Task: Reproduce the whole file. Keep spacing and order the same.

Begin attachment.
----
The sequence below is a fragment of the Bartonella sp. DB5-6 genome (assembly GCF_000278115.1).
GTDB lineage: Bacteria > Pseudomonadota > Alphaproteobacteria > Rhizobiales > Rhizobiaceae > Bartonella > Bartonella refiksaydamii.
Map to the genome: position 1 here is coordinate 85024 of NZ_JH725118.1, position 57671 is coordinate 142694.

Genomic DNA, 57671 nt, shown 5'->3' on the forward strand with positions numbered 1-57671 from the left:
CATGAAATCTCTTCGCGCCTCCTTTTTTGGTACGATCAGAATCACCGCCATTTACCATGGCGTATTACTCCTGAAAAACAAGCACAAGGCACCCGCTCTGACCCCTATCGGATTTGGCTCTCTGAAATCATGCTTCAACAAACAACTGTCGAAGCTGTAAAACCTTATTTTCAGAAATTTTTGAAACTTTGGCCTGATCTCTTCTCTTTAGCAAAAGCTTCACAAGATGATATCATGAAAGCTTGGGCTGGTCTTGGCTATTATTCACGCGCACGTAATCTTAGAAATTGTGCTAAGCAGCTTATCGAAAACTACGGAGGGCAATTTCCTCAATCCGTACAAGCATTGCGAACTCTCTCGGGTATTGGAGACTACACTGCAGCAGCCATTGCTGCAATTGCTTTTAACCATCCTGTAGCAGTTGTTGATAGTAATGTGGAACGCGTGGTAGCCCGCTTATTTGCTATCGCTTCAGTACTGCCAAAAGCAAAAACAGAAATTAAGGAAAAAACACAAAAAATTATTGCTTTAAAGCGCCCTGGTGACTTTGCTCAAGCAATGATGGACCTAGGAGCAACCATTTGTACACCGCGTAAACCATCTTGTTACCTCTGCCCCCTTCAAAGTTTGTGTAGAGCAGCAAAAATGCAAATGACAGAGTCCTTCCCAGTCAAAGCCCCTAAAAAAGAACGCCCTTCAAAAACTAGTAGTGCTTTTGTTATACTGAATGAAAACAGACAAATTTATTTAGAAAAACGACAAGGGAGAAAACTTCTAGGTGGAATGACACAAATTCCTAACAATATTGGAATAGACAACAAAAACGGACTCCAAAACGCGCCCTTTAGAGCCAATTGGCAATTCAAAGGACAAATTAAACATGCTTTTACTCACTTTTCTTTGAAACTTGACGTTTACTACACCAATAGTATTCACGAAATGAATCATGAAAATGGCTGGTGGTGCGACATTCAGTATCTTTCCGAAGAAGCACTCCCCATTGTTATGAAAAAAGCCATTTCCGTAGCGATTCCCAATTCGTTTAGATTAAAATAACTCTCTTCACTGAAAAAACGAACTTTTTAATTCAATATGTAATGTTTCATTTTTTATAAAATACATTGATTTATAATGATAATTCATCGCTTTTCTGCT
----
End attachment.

The sequence below is a fragment of the Bartonella sp. DB5-6 genome (assembly GCF_000278115.1).
GTDB lineage: Bacteria > Pseudomonadota > Alphaproteobacteria > Rhizobiales > Rhizobiaceae > Bartonella > Bartonella refiksaydamii.
Map to the genome: position 1 here is coordinate 85024 of NZ_JH725118.1, position 57671 is coordinate 142694.

Genomic DNA, 57671 nt, shown 5'->3' on the forward strand with positions numbered 1-57671 from the left:
CATGAAATCTCTTCGCGCCTCCTTTTTTGGTACGATCAGAATCACCGCCATTTACCATGGCGTATTACTCCTGAAAAACAAGCACAAGGCACCCGCTCTGACCCCTATCGGATTTGGCTCTCTGAAATCATGCTTCAACAAACAACTGTCGAAGCTGTAAAACCTTATTTTCAGAAATTTTTGAAACTTTGGCCTGATCTCTTCTCTTTAGCAAAAGCTTCACAAGATGATATCATGAAAGCTTGGGCTGGTCTTGGCTATTATTCACGCGCACGTAATCTTAGAAATTGTGCTAAGCAGCTTATCGAAAACTACGGAGGGCAATTTCCTCAATCCGTACAAGCATTGCGAACTCTCTCGGGTATTGGAGACTACACTGCAGCAGCCATTGCTGCAATTGCTTTTAACCATCCTGTAGCAGTTGTTGATAGTAATGTGGAACGCGTGGTAGCCCGCTTATTTGCTATCGCTTCAGTACTGCCAAAAGCAAAAACAGAAATTAAGGAAAAAACACAAAAAATTATTGCTTTAAAGCGCCCTGGTGACTTTGCTCAAGCAATGATGGACCTAGGAGCAACCATTTGTACACCGCGTAAACCATCTTGTTACCTCTGCCCCCTTCAAAGTTTGTGTAGAGCAGCAAAAATGCAAATGACAGAGTCCTTCCCAGTCAAAGCCCCTAAAAAAGAACGCCCTTCAAAAACTAGTAGTGCTTTTGTTATACTGAATGAAAACAGACAAATTTATTTAGAAAAACGACAAGGGAGAAAACTTCTAGGTGGAATGACACAAATTCCTAACAATATTGGAATAGACAACAAAAACGGACTCCAAAACGCGCCCTTTAGAGCCAATTGGCAATTCAAAGGACAAATTAAACATGCTTTTACTCACTTTTCTTTGAAACTTGACGTTTACTACACCAATAGTATTCACGAAATGAATCATGAAAATGGCTGGTGGTGCGACATTCAGTATCTTTCCGAAGAAGCACTCCCCATTGTTATGAAAAAAGCCATTTCCGTAGCGATTCCCAATTCGTTTAGATTAAAATAACTCTCTTCACTGAAAAAACGAACTTTTTAATTCAATATGTAATGTTTCATTTTTTATAAAATACATTGATTTATAATGATAATTCATCGCTTTTCTGCT